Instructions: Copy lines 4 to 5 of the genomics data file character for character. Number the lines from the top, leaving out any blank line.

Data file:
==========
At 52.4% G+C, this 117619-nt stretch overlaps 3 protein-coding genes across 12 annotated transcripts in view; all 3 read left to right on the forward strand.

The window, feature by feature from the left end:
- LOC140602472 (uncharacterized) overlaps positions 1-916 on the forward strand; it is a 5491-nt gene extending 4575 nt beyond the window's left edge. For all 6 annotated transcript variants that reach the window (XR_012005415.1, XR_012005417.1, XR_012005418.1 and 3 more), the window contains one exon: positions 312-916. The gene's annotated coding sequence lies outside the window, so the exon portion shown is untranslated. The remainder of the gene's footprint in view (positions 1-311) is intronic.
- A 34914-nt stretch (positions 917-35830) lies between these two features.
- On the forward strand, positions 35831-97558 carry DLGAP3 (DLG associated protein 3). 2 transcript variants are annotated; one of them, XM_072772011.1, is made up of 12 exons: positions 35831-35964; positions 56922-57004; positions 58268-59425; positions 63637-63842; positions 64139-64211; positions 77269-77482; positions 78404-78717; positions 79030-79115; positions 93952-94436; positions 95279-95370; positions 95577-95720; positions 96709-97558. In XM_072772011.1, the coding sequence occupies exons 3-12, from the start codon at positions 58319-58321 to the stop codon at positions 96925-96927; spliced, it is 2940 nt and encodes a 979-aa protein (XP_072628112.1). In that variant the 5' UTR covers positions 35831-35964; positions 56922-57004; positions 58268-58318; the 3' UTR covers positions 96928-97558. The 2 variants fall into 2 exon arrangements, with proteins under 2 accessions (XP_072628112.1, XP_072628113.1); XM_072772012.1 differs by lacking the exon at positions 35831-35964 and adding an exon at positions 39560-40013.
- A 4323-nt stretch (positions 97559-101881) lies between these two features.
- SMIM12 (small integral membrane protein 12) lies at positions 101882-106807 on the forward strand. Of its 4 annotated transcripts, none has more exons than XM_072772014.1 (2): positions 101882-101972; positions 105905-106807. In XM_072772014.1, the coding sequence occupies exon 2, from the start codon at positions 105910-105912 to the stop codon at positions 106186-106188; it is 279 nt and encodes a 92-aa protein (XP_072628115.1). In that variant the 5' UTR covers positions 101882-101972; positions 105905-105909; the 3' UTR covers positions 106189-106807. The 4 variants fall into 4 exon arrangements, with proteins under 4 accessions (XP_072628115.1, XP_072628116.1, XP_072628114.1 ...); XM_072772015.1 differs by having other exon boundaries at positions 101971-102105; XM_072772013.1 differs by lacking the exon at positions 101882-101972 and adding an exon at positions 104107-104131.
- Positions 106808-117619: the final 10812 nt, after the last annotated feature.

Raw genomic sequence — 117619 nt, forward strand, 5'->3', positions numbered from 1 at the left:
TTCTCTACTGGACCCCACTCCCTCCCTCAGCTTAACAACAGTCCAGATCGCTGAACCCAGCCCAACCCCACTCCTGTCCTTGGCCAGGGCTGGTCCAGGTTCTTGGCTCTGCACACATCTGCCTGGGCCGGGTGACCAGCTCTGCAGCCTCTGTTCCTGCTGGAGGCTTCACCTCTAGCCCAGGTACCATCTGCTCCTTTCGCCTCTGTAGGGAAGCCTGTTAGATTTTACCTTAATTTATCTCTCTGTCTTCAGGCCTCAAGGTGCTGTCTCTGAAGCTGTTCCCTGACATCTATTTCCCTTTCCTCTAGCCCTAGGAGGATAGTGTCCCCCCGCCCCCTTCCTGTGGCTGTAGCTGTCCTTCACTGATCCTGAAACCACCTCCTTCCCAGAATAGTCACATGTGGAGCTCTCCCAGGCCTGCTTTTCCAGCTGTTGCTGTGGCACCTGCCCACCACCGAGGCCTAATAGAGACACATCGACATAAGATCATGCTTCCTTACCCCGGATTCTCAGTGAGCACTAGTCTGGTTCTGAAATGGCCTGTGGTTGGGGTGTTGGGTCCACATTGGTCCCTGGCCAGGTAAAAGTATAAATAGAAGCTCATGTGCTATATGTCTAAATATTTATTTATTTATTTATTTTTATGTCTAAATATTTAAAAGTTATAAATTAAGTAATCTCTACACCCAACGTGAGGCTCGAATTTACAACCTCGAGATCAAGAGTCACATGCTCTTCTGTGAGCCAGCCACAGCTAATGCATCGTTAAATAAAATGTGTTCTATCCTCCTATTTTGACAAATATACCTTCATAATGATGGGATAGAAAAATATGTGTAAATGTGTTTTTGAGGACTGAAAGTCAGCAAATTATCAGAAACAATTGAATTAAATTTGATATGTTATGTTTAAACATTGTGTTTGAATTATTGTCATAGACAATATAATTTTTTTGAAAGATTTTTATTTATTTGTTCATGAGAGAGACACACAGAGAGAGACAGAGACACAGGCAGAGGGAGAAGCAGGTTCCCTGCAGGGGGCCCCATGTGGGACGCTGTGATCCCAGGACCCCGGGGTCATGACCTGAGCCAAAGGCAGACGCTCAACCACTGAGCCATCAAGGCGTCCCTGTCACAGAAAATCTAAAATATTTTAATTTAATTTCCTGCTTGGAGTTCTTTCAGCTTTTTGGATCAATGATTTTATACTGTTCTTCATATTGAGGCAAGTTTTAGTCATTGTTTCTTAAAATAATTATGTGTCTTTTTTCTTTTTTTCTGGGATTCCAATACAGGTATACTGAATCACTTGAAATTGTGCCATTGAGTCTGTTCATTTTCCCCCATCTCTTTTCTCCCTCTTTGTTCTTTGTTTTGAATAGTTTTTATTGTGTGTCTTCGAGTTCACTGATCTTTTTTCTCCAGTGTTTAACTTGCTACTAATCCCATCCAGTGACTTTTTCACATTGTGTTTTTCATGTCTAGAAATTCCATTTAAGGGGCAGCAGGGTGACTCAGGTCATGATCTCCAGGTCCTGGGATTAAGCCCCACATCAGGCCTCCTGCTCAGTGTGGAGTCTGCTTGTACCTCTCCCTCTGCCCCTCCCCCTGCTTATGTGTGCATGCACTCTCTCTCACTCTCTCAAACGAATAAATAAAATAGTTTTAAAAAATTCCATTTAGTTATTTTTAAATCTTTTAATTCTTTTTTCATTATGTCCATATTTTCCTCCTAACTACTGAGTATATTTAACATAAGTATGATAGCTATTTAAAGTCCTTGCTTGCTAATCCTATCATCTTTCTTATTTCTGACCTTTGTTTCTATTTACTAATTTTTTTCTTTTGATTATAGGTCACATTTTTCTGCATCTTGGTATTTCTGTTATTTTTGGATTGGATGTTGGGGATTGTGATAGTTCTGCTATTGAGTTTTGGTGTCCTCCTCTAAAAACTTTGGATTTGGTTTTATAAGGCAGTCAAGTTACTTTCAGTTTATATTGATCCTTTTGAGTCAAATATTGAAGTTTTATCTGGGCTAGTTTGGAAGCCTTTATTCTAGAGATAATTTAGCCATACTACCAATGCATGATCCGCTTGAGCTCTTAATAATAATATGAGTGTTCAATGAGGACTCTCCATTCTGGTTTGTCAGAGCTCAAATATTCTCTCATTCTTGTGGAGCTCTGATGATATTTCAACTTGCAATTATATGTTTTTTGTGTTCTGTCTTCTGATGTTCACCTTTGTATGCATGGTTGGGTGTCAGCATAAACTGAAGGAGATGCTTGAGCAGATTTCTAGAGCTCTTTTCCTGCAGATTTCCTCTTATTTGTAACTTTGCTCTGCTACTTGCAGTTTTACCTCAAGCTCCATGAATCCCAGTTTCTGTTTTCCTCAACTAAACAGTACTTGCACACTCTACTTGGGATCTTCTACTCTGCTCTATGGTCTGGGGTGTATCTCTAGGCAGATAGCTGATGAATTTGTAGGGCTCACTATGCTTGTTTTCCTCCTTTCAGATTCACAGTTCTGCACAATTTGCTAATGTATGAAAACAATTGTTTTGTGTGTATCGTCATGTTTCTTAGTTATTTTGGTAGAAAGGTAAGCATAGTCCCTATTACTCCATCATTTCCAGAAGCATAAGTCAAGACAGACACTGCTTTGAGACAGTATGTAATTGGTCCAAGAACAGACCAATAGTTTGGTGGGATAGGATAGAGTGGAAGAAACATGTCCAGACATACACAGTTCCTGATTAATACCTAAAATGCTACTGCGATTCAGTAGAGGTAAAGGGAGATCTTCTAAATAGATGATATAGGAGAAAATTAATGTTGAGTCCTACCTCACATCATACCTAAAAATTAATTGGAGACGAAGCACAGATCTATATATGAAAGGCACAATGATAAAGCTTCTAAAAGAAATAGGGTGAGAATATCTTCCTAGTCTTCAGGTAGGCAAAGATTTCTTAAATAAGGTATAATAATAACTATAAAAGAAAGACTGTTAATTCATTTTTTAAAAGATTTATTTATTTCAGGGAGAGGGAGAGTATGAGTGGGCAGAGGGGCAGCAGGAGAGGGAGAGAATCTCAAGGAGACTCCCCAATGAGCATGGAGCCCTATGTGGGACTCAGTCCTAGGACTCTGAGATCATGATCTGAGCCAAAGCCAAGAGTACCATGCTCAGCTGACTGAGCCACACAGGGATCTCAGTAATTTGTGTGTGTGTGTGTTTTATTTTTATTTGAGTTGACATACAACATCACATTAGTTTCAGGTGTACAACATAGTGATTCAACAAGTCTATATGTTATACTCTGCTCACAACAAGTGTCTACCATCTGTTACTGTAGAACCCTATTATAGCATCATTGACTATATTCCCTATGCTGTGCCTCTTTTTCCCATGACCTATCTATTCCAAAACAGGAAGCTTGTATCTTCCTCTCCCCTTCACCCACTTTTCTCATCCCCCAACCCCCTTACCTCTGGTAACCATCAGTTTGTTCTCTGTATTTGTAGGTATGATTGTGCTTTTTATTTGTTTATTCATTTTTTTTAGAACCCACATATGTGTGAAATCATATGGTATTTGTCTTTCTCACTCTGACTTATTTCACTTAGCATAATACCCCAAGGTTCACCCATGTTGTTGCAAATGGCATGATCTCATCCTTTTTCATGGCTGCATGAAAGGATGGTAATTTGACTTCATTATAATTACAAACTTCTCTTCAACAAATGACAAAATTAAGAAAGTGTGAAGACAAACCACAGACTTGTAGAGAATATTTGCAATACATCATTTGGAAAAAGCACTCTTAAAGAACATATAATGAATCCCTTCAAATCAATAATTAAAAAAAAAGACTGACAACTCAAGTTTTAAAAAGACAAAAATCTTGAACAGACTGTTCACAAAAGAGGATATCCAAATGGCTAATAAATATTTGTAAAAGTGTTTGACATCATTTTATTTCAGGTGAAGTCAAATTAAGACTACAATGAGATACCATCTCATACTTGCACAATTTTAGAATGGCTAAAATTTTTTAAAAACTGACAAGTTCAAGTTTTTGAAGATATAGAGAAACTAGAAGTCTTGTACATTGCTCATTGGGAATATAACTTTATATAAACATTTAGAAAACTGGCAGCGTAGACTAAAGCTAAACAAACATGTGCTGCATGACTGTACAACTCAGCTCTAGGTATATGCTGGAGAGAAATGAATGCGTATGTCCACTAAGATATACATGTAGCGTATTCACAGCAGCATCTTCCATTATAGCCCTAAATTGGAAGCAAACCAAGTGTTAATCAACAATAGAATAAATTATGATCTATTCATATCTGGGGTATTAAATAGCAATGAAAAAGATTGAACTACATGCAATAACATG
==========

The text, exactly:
- A 34914-nt stretch (positions 917-35830) lies between these two features.
- On the forward strand, positions 35831-97558 carry DLGAP3 (DLG associated protein 3). 2 transcript variants are annotated; one of them, XM_072772011.1, is made up of 12 exons: positions 35831-35964; positions 56922-57004; positions 58268-59425; positions 63637-63842; positions 64139-64211; positions 77269-77482; positions 78404-78717; positions 79030-79115; positions 93952-94436; positions 95279-95370; positions 95577-95720; positions 96709-97558. In XM_072772011.1, the coding sequence occupies exons 3-12, from the start codon at positions 58319-58321 to the stop codon at positions 96925-96927; spliced, it is 2940 nt and encodes a 979-aa protein (XP_072628112.1). In that variant the 5' UTR covers positions 35831-35964; positions 56922-57004; positions 58268-58318; the 3' UTR covers positions 96928-97558. The 2 variants fall into 2 exon arrangements, with proteins under 2 accessions (XP_072628112.1, XP_072628113.1); XM_072772012.1 differs by lacking the exon at positions 35831-35964 and adding an exon at positions 39560-40013.